Herman Cain is not the first conservative candidate for president to alarm the elites.
It seems that law school is not the recession-proof profession that budding barristers thought it was. Indeed, they may become barristas first.
Amid all the depressing news about the failures of business schools, particularly the more well-known ones, there is a ray of hope.
To the uncredentialled, it may often appear that academics receive many degrees, not to mention a multitude of research grants, in order to ascertain what many can figure out by simple observation.
Republican presidential contender Herman Cain may catch more than the Washington establishment by surprise.
The second amendment has been getting a surprising boost on campuses lately—from college women—much to the consternation of university administrators.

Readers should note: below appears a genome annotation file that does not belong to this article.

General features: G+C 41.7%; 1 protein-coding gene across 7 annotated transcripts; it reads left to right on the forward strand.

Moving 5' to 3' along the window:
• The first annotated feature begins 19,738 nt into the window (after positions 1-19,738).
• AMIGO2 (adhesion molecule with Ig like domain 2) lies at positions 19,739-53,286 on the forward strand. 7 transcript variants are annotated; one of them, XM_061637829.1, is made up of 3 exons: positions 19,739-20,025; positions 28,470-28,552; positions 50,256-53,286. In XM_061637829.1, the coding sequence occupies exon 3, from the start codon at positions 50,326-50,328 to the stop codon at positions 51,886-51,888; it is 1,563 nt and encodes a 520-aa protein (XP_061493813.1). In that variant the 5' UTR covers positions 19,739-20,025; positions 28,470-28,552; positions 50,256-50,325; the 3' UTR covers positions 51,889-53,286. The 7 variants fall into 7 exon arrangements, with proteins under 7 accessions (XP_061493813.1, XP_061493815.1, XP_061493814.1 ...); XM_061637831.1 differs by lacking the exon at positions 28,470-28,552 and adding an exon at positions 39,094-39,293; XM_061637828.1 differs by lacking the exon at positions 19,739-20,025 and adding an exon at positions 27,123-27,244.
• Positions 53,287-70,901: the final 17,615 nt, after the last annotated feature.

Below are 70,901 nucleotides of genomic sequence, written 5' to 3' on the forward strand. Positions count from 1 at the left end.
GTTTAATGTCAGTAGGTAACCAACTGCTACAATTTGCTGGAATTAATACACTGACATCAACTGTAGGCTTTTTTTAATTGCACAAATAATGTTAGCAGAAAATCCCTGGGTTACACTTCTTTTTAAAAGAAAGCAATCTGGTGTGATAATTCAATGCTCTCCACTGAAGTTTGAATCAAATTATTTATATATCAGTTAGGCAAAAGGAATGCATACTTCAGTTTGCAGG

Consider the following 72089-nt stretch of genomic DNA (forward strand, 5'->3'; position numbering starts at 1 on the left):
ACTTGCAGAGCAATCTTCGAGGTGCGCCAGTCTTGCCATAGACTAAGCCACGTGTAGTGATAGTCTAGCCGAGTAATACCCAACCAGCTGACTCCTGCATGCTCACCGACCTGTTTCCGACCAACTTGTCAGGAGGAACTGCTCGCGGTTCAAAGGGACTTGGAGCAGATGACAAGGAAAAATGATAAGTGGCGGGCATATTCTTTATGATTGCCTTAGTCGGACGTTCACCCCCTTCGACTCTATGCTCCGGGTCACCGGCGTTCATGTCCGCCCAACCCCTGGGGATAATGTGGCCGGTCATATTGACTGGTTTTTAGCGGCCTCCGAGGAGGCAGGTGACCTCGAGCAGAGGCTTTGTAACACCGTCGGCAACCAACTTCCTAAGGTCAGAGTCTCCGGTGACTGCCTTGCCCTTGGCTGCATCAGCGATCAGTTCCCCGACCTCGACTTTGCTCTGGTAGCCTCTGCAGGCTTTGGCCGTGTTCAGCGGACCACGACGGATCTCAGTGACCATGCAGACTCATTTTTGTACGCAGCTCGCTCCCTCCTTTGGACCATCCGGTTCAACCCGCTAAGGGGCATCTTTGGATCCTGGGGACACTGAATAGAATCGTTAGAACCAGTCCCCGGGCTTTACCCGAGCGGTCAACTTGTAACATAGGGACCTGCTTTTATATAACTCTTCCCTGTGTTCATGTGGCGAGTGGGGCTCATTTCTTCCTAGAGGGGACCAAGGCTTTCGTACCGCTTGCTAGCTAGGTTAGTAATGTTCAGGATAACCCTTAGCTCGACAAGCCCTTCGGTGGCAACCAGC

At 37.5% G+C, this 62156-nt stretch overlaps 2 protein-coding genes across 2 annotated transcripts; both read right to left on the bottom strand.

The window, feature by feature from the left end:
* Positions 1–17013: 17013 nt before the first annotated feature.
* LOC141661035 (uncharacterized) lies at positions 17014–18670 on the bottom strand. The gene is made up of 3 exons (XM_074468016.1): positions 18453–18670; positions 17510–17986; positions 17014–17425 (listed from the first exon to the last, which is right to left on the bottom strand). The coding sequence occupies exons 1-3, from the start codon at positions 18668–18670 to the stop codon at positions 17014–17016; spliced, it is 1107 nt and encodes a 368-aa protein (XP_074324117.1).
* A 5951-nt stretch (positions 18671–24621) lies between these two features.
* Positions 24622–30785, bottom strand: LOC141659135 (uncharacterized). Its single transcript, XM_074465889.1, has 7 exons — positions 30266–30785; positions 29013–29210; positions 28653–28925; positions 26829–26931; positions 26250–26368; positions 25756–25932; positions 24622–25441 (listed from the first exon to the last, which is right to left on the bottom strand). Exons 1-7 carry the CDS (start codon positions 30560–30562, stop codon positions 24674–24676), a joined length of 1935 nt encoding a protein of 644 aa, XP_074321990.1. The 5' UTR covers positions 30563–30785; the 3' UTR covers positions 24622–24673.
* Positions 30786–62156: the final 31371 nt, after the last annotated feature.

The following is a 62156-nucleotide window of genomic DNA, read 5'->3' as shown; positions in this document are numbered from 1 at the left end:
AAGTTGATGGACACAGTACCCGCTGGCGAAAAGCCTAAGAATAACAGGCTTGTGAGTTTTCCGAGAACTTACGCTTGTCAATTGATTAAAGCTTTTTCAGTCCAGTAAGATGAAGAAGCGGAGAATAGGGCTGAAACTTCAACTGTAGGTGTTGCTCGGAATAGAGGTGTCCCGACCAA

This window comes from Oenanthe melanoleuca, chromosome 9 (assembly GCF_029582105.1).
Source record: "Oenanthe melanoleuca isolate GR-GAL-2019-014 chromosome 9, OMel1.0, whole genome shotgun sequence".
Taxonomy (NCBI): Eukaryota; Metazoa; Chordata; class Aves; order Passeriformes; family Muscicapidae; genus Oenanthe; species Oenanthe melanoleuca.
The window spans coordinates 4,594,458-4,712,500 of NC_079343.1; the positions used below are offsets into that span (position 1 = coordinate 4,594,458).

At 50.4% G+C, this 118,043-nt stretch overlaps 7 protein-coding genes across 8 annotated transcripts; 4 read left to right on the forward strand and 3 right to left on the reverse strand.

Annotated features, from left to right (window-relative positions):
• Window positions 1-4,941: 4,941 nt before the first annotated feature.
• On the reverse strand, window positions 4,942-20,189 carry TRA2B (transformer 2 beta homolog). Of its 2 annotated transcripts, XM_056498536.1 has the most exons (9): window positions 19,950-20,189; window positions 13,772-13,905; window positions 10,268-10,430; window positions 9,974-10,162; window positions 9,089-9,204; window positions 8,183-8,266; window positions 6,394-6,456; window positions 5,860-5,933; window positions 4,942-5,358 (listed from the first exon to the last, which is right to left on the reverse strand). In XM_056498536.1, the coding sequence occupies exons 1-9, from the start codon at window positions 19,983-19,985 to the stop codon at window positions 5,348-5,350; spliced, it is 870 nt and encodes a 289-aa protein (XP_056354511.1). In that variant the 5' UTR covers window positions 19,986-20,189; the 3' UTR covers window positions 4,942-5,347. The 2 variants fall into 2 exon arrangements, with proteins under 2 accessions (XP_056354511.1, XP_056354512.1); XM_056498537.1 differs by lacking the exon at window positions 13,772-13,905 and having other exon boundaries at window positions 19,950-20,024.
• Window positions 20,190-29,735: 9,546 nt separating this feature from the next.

An academic veteran is concerned with the degree to which student debt affects academic performance. Now if only university VIPs would notice the extent to which college costs lead to student debt.
One Catholic university has cancelled a speaker who is pro-choice on abortion.
We usually write about bad news in academia, of which there is no shortage. Nevertheless, in keeping with the spirit of the era, we must make note of signs of hope and change.
Those religious institutions which were told that the national health care law passed by Congress and signed by the president would not force them to comply with parts of the statute that conflict with their religion may have been misinformed.